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[IP in Korea] ‘Koreas’ market opening must accompany protection of industrial property rights’

'Without due preparatory legal measures, South Korea could miss out on the golden chance of market access to NK'

The Korea Herald is publishing a series of interviews on experts in the intellectual property sector. This is the 15th installment. -- Ed.

Amid the recent conciliatory mood on the Korean Peninsula, the unthinkable just a couple of months ago -- for instance, forming an integrated market system in the future -- has become a probability as what optimists view as phase zero step for inter-Korean reunification.

Seizing upon this opportunity of potential market expansion, South Korea should take pre-emptive measures to narrow the legislation gap concerning the protection of industrial property rights such as patents, trademarks and industrial designs, according to an intellectual property expert.

“If things continue to work out well between the Koreas, we may at a certain point face a single larger market with over 80 million in population,” Lee Seung-yong, vice president of the Korea Patent Attorneys Association and senior patent attorney at Lee, Mock & Partners, told The Korea Herald in an interview.

“It will be a vital mistake if South Korea inadvertently let this rare momentum slip by, despite the ethnic and linguistic homogeneity it shares with the North.”


Lee Seung-yong, vice president of the Korea Patent Attorneys Association and senior patent attorney at Lee, Mock & Partners. (Park Hyun-koo/The Korea Herald)
Lee Seung-yong, vice president of the Korea Patent Attorneys Association and senior patent attorney at Lee, Mock & Partners. (Park Hyun-koo/The Korea Herald)

Responding to the lightened ambience concerning Pyongyang, the KPAA recently established a special committee on the inter-Korean exchange of intellectual property and unification-related study under Lee’s chairmanship.

“In order to promote economic cooperation, which is an essential element in inter-Korea relations, one of the top priority tasks is to build a reliable protection system for patents, trademarks, and design rights that are attached to products and services to be sold in the market,” Lee said.

These “industrial property rights” require more thorough and proactive legislative measures than copyrights that offer automatic protection to creators regardless of registration, he explained.

“As industrial property rights are granted only to primary applicants, South Korean business entities may lose ground in the North Korean market, should competitors preoccupy these rights in the North,“ he said.

“In the worst scenario, South Korea could be kept off the lucrative, underdeveloped North Korean market despite its global initiative in intellectual property and geographic proximity (to the North), let alone the historic and emotional bond between the two Koreas.”

Given the unique circumstances of the Korean Peninsula, it will nevertheless be possible for Seoul and Pyongyang to establish a special economic relationship without integrating the entire market system, just as in the case of China and Hong Kong, according to Lee.

“The China-Hong Kong model could be considered as a compromising alternative, in case the inter-Korean dialogue faces struggles,” he said.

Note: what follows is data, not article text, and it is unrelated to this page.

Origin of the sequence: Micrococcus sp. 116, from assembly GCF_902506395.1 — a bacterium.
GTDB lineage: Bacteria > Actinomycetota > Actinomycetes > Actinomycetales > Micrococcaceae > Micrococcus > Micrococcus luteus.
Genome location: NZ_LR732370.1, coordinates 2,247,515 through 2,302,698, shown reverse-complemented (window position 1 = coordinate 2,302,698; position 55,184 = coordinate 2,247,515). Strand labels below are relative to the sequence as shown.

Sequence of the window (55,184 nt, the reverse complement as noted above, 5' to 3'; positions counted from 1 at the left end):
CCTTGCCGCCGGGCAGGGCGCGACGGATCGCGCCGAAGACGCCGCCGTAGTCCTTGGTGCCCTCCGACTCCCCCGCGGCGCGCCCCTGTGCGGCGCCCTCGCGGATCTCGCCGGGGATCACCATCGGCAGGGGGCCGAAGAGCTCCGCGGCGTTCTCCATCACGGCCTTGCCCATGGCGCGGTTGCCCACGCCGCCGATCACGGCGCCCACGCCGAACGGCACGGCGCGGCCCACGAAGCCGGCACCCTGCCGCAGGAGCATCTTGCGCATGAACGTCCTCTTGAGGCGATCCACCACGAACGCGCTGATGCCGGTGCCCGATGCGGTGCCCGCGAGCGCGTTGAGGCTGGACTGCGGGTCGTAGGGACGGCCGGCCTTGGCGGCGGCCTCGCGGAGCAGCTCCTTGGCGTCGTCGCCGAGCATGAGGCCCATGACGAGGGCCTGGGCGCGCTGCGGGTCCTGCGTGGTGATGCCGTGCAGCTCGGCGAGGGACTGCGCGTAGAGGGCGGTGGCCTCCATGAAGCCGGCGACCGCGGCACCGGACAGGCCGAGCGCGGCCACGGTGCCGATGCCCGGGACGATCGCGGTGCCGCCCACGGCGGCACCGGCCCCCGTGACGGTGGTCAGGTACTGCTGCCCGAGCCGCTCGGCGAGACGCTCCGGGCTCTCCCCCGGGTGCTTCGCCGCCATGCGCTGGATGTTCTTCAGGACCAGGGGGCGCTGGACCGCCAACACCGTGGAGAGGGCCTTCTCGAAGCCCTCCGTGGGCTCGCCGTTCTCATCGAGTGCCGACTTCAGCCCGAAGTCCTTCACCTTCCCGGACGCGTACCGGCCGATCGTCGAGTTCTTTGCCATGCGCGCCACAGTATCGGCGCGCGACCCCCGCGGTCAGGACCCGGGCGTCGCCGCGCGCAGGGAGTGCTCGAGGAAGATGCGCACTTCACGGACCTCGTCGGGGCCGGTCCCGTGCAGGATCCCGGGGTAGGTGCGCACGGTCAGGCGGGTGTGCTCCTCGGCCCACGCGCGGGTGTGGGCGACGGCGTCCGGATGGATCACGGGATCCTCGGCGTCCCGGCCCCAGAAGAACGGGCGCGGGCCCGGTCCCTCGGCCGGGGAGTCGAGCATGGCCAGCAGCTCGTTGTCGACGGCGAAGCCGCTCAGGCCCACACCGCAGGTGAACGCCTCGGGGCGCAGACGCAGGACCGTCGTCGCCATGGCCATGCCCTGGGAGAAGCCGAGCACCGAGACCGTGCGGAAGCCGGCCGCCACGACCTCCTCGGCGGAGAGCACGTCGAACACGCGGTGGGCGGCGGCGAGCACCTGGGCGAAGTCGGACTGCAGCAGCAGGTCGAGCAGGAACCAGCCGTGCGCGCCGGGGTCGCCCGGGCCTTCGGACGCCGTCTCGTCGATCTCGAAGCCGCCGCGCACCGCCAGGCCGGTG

“In any case, South Korea will be able to freely trade goods that are produced in special designated zones such as the Kaesong Industrial Complex, but this limited range of economic partnership will be no match for the huge potential profits to be made under a unified market system.”

The National Assembly Budget Office claimed in a recent report that North Korea is likely to achieve around 9 percent in annual growth in the upcoming years, on the back of eased tensions and active trade with the outside world.

”While mutual recognition of each other‘s incumbent legal system could be of help in the initial stage of communications, this could also result in the partitioning of the potential common market,“ he claimed.

“This is why it is advisable to focus on integrating the two Koreas’ market, despite persisting challenges.”

In the light of the swift changes concerning peninsular affairs, it is the mid-term goal of the KPAA’s special committee to draft a comprehensive legislation for patents, trademarks and design rights for both Koreas within two or three years, the chairman explained.

“It is true that the issue of inter-Korean IP cooperation has received little attention over past years, but when a new market is about to open, patent attorneys are the first ones to instinctively detect the economic importance of intangible business assets,” Lee said.

As an initial step, he suggested the standardization the legal terminology in the related laws.

“Though both share the same language and history, they often display differences in detailed legal terms, with the South being affected by Japan and Western countries and the North holding on to more traditional expressions.”

In some cases, Seoul may consider tuning its rules to the North Korean norms, the expert added.

“South Korea generally offers more advanced protection for IP right owners than the communist North which is more susceptible to state intervention in market transactions,” he said.

“But when it comes to the preparation period for using a registered mark, for instance, North Korea provides with five-years just like in the United States and most European countries, while the South only recognized three-years from the date of registration.”

The inter-Korean IP cooperation, in this case, could act as an opportunity for South Korea to better align itself with global norm, according to Lee.

By Bae Hyun-jung (tellme@heraldcorp.com)
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